We pored over data. We looked at our attendance histories – not just from raid nights, either. We figured out patterns. We noted which members were online more often and which ones were more casual. We decided to choose a good two dozen of our most consistent members with which to use as our new foundation. On their broad backs, we would build our new house.

We built a template which outlined the type of raid force we wanted, rather than what we already had. Once we had the outline built, we started planning out which classes we had available to us already and which ones we would need. We looked at our roster. We didn’t just look at primary or “main” characters. We looked at all of those secondary “alts” we had piled up at the bottom of the page. In particular, we noted which classes were already avaiable to our “foundational” raiders. If we were going to use them as our new bedrock, then we wanted the most critical classes to be theirs.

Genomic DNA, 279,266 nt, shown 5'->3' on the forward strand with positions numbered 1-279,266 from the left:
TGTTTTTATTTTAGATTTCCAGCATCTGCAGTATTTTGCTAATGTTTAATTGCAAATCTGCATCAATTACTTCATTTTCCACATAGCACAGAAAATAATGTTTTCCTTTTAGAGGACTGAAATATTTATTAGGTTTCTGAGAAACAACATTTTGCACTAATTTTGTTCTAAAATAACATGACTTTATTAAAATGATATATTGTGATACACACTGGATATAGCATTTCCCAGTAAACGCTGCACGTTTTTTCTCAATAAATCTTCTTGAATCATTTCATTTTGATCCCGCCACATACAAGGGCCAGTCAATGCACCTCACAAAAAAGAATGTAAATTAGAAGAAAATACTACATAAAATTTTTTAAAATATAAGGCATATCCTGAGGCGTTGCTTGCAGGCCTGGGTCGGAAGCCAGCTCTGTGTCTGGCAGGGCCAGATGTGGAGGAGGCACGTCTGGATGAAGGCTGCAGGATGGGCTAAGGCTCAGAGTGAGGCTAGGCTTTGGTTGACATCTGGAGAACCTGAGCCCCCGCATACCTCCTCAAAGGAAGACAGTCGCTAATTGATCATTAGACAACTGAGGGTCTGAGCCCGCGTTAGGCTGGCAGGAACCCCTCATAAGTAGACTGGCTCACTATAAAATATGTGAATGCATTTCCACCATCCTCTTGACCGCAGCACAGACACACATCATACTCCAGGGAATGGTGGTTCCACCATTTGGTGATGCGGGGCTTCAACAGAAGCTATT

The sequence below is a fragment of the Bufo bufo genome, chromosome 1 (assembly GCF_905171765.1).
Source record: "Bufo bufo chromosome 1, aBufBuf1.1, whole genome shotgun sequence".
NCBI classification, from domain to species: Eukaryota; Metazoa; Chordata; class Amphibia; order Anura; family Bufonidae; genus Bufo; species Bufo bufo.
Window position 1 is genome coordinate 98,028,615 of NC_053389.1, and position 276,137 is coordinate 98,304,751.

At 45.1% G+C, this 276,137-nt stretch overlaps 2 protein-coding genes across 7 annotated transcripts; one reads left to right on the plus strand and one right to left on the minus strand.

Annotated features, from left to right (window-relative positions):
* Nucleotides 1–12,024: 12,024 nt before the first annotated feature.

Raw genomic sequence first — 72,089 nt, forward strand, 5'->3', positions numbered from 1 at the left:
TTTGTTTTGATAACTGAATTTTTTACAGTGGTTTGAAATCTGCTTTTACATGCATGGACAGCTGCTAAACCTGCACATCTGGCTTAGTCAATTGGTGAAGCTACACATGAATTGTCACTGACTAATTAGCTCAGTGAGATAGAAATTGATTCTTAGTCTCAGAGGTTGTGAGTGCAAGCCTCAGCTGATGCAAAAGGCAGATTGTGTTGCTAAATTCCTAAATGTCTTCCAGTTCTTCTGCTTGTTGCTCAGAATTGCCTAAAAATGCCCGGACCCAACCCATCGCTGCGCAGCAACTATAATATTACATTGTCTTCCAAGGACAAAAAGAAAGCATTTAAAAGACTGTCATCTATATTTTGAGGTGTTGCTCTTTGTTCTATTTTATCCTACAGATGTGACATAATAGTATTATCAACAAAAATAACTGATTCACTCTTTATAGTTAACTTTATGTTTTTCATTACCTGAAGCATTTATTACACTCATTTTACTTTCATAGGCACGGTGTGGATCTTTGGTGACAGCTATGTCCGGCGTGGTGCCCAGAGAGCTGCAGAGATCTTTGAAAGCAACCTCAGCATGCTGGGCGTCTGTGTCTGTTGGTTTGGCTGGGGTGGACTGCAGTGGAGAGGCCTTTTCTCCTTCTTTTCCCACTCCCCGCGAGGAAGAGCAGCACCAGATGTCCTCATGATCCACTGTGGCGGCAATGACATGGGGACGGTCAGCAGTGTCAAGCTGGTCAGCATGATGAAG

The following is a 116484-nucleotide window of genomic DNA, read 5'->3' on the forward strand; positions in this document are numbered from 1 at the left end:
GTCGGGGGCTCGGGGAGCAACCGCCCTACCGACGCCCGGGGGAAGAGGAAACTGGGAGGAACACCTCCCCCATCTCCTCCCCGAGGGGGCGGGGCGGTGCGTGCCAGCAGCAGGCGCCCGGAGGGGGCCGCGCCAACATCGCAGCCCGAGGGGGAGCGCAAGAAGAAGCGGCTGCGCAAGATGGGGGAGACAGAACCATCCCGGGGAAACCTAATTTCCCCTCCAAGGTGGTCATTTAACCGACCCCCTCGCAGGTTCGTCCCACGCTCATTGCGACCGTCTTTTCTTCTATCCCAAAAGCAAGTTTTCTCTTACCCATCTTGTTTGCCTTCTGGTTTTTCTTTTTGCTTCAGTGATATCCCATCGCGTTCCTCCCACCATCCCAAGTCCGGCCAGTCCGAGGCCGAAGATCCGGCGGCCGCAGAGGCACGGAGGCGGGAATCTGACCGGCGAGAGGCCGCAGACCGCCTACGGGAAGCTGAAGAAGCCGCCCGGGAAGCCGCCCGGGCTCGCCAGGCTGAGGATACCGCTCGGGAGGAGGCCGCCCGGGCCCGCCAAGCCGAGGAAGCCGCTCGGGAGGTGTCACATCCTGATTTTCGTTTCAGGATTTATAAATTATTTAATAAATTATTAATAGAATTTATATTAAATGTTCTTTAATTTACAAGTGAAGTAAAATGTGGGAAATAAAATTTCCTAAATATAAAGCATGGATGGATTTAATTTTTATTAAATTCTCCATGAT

To us, this made perfect sense. Our raid force’s Main Tank had recently graduated from college, married, and had started his first “real” job. He had family obligations, work obligations, and spousal obligations. He was already missing raids here and there, not to mention his relative lack of activity on non-raid nights. Frankly, the guy was busy. We knew it. He knew it. Yet, we were still expecting him to carry the load for us as our MT. He’d been our MT for more than two years. We’d geared him up. We’d come to rely upon him. However, as officers, we knew that things needed to change – not just with him, but with every member of our raid force that was filling a critical slot who wasn’t able to consistently give the effort they wanted to. As officers, we had chats – first with each other, and then with individual members of the raid force. We spent a few days figuring out who could switch classes and who could simply take a less active role on the raid force.